U.S. Olympian Dara Torres
Wong Maye-E AP

The Hidden Cost of Olympic Medals

August 24, 2008 04:15 PM
by Shannon Firth
Expensive training and equipment helps athletes from wealthier countries win more medals than those less affluent. Can anything help make up the difference?
Announcers, journalists, athletes and the International Olympics Committee talk a lot about “creating a level playing field” at the Olympics. Most often they spotlight performance-enhancing drugs, but less attention is given to a greater effect on Olympic success—the disparity of wealth between competing countries.

When it comes to the Olympics, it’s clear that wealthier nations and athletes have an advantage over developing ones. For those without hefty sponsorship plans, paying for coaches, physical therapy, travel, accommodations and equipment can be a tremendous burden. The new Speedo LZR swimsuit, designed with help from NASA, costs $550 and, according to Radio Netherlands, “can only be worn six times before the fabric loses its power.” Kenyan swimmer David Mawande, who would like to compete in the next Olympics, said the suit’s cost is out of his reach. Mawande calls the suit a “form of technological doping.”

In the 1996 Summer Olympics in Atlanta, the Zaire women’s basketball team lost by 60 points to an American team that was hard to compete with in more ways than one. Zaire coach Mongamaluku Mozingo told The New York Times that his team’s progress was largely dependent on its finances. “We have excellent players,” he said, but “We do not have indoor courts. … So our players train outside. They train in the heat. They train in the sun. It’s an open field. You have two posts, and kids are playing there.” With the price of a basketball equal to two months’ salary, Zaire had only one ball for training. Uniforms and airfare to Atlanta were donated by NBA player Dikembe Mutombo.

Now consider the training regimen of American swimmer Dara Torres, who won two silver medals in Beijing. The New York Times reports in a different article, “With a head coach, a sprint coach, two stretchers, two masseuses, a chiropractor and a nanny, she spent at least $100,000 a year preparing for these Olympics.” Stretching coach Bob Cooley said that Torres “gets stretched and mashed on for 8 hours everyday.”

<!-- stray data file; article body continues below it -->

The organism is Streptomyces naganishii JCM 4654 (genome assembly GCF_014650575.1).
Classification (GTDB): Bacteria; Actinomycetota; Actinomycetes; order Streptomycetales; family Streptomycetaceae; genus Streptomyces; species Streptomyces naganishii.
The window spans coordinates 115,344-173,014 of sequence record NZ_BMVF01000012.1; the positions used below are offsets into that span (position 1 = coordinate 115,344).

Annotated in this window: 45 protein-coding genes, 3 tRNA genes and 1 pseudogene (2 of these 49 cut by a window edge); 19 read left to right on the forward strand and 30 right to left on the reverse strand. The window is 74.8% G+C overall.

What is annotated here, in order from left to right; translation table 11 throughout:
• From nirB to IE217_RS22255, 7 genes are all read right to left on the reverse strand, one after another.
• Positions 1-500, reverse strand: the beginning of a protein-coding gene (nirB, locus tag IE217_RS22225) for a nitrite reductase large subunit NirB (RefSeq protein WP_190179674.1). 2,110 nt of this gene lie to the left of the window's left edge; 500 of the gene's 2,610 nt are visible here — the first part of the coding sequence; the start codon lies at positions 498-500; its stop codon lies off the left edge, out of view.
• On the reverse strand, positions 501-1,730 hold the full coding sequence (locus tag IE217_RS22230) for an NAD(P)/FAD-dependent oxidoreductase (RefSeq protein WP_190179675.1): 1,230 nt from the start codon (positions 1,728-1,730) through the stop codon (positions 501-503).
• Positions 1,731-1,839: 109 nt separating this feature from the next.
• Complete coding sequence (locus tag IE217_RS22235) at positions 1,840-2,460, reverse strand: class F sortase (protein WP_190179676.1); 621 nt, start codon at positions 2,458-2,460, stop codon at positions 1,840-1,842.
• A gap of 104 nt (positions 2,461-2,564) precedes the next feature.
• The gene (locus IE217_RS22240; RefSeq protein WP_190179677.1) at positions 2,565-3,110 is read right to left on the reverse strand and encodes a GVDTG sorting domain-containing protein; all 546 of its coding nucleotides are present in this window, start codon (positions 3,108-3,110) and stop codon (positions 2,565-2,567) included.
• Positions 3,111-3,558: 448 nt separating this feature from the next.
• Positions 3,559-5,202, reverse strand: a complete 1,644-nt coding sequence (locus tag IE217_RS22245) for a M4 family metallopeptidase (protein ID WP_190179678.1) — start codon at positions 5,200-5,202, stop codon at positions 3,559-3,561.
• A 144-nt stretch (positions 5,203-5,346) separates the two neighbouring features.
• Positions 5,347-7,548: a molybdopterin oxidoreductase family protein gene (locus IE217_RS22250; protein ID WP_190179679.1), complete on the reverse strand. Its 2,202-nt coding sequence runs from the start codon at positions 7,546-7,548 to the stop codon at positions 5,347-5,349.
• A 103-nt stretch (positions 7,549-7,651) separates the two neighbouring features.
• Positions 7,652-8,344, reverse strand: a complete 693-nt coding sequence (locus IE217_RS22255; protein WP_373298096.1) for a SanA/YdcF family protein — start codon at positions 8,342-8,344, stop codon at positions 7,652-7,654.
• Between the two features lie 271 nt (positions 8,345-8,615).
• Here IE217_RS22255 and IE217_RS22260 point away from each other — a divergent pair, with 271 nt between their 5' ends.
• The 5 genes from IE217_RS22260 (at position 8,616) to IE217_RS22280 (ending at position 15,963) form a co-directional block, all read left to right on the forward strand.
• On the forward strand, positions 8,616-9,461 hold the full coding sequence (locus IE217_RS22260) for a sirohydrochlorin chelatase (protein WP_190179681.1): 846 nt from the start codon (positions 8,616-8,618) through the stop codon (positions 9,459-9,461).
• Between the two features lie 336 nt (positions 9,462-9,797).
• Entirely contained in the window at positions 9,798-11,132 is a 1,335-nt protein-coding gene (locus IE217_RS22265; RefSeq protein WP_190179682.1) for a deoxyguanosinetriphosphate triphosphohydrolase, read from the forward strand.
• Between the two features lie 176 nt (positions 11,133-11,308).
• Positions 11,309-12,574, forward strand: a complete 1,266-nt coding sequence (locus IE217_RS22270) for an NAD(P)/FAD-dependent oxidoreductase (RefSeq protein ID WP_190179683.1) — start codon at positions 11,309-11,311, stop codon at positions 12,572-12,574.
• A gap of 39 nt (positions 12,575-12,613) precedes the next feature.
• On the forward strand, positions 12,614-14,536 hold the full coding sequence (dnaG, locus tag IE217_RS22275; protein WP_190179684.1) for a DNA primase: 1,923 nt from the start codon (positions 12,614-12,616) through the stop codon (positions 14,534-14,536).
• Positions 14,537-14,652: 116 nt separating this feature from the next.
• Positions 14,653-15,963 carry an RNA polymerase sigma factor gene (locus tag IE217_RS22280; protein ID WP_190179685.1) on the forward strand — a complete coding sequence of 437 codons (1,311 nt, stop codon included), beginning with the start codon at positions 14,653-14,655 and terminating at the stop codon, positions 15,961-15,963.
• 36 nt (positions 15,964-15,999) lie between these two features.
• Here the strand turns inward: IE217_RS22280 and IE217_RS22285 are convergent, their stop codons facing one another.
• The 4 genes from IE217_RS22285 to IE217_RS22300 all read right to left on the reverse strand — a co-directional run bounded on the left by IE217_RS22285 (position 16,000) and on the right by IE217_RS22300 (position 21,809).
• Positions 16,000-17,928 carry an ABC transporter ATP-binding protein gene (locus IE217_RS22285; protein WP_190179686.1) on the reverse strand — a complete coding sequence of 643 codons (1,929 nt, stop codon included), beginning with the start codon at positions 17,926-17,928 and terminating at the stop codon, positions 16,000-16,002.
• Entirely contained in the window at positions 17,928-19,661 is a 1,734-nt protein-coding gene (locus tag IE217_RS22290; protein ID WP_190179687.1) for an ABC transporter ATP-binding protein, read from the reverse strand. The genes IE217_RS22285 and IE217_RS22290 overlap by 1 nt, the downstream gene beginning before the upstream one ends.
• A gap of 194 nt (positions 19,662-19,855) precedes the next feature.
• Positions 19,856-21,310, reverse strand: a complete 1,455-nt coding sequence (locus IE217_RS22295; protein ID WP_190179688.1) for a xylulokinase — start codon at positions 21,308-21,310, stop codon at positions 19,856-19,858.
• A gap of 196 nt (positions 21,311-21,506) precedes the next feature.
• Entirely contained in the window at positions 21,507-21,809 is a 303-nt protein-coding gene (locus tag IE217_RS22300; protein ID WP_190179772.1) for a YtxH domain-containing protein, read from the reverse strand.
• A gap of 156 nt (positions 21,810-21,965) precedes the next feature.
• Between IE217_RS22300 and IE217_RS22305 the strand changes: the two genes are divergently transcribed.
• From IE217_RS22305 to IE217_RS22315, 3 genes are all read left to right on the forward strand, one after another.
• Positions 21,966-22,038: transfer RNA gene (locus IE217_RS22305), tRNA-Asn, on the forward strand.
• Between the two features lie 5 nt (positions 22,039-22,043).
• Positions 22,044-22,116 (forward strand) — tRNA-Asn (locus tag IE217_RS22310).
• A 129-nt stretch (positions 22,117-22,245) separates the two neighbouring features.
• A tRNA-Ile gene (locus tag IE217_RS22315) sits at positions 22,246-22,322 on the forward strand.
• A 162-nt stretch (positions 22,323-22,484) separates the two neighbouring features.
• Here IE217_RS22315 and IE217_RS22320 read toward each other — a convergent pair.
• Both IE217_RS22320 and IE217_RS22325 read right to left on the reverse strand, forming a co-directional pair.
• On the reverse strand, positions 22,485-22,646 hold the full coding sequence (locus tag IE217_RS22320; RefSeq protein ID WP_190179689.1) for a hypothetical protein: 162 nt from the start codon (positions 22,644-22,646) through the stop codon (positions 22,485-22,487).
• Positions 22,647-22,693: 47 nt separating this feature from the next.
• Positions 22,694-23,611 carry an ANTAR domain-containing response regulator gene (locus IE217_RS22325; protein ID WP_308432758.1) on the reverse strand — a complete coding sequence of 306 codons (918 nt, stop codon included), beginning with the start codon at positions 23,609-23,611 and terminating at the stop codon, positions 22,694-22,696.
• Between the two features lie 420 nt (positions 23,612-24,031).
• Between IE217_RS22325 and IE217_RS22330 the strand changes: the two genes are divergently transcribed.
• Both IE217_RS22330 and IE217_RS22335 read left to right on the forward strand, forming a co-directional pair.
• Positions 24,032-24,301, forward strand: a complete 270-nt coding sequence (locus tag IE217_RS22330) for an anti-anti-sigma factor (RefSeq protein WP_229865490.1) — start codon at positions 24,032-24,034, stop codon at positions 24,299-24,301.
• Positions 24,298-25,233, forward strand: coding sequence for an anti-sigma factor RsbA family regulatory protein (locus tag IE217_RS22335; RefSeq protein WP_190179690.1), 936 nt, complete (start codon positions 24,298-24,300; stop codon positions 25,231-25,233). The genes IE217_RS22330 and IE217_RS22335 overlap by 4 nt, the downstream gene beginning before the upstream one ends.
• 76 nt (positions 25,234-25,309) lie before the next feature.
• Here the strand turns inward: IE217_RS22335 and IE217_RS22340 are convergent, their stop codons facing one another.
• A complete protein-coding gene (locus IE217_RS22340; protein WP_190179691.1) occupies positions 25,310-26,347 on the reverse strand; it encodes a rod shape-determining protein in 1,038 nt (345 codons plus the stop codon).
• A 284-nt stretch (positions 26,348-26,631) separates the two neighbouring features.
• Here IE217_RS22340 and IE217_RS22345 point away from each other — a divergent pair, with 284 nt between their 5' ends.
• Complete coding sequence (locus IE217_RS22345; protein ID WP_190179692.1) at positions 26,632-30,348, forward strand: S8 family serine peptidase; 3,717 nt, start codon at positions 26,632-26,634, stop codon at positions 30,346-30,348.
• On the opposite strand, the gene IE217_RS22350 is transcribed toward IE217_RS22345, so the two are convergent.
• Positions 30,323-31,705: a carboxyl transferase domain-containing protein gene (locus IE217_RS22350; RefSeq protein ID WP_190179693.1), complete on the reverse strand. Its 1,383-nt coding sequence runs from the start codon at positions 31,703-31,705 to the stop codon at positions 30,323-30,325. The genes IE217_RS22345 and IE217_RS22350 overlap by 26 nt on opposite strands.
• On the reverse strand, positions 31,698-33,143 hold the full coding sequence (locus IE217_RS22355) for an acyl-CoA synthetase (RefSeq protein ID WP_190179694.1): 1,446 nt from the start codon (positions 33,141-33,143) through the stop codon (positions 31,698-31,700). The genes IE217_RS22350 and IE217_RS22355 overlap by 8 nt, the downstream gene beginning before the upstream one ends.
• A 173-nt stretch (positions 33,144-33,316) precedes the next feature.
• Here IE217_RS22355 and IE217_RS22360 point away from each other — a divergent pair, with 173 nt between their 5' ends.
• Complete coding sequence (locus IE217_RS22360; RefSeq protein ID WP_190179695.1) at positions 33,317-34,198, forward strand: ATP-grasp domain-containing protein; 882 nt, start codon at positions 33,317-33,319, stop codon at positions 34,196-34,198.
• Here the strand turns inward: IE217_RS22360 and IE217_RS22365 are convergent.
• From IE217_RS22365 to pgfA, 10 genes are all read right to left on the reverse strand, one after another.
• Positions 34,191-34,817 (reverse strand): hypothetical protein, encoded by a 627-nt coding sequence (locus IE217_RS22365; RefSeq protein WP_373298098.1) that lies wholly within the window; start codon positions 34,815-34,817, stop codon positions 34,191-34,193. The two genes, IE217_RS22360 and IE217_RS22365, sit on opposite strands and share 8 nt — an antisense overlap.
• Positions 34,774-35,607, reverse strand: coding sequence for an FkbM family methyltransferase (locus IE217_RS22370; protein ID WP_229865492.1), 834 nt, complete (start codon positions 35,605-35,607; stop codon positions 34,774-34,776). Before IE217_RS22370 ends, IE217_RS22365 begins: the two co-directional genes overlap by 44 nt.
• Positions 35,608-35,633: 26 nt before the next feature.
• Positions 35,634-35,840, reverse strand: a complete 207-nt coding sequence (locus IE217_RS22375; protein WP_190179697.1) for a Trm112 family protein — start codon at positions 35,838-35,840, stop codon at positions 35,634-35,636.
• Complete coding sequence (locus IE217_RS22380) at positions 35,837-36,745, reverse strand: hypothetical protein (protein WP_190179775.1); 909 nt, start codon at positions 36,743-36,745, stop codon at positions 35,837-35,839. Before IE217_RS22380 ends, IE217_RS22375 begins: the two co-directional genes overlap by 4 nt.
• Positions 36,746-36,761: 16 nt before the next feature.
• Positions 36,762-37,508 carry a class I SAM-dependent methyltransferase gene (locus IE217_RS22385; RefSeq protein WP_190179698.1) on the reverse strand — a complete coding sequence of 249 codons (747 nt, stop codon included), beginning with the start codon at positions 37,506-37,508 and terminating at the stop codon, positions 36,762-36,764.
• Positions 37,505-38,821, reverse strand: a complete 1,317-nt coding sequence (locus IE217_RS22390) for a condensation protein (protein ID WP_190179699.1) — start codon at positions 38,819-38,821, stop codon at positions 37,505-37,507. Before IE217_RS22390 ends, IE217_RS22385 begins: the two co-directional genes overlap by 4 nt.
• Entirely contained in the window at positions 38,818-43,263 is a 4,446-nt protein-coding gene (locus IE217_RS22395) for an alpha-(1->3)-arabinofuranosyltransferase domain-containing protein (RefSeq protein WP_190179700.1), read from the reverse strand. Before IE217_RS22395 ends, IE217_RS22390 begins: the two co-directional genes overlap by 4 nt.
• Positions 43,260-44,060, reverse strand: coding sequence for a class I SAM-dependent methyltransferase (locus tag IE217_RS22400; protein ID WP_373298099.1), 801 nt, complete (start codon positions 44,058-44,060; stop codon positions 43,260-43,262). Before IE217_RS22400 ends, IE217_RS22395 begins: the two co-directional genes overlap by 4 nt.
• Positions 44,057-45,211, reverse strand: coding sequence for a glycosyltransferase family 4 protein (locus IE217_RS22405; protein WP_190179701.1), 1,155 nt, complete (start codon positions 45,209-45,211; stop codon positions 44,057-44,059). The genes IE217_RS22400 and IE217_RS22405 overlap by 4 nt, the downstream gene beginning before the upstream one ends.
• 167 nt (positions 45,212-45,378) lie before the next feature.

Torres’s financial situation and training time also surpasses that of runner Tyler Christopher, the Canadian World Indoor champion, who, when he started his training, slept on friends’ floors, worked a handful of jobs at odd hours, and took his meals from government bins designated for the homeless. The Canadian government helps support some Olympic hopefuls, but even those who manage to qualify for the $18,000 stipends have trouble paying their bills.

Robert McLeman from Canadian newspaper The Record, in an attempt to compare Canada’s progress at the Olympics relative to its financial support, created a formula for predicting the number of medals each country would receive if the money spent supporting athletes and their training were evenly distributed by population. In this make-believe realm, after one week’s worth of games, China would have 185 medals, Canada 4 or 5, India 157, and the United States 42. In actuality, China had 40 medals, Canada had 0, India had 1, and the Americans had 44. McLeman lamented, “But of course, we live in the ‘real world,’ where resources are not equally distributed, and where Australians, Europeans and North Americans have the financial means to ensure they have a greater chance of Olympic glory than do the majority of the world’s population.”

Opinion & Analysis: Bridging the ‘Olympic divide’

Noting the expense of swimsuits, aerodynamic helmets, and a single bicycle wheel, which can cost between $5,000 and $6,000, sports ethicist Greg Dale of Duke University and Julian Savulescu of Oxford University talked with Radio Netherlands about “leveling the playing field” at the Olympics. Dale said, “I think the Olympic idea is to allow people to test their bodies against other athletes. It shouldn’t be, in my mind, about who has the best equipment. It should be who trains the best.” Julian Savulescu of Oxford University argued, “You can’t really compete in most of the events in the Olympics unless you have very sophisticated training facilities, and expensive technology. … That’s just the way the world is.”

So how do poorer nations bridge the gap?

Canadian middle-distance runner Gary Reede’s coach, Wynn Gmitroski, told a reporter from the CBC, “If they would take the health-care budget and take one per cent and put it into prevention through sport and exercise, our problems would be solved. But that doesn’t buy votes for the politicians.”

An editorial posted on TwoSen, a Malaysian blog, outlined another solution: instead of offering financial grants to poorer countries, which has proved ineffective, the IOC should create Olympics training academies and offer coaching from international experts.

Impoverished athletes aren’t the only one pining for fairness. Australian columnist Dane Barclay writes, “if the nation is to spend $3 million in one particular sporting sector then surely, as advocates of fairness in sport, we want our opponents to have access to the same funding or technology to make victory all the more satisfying.”

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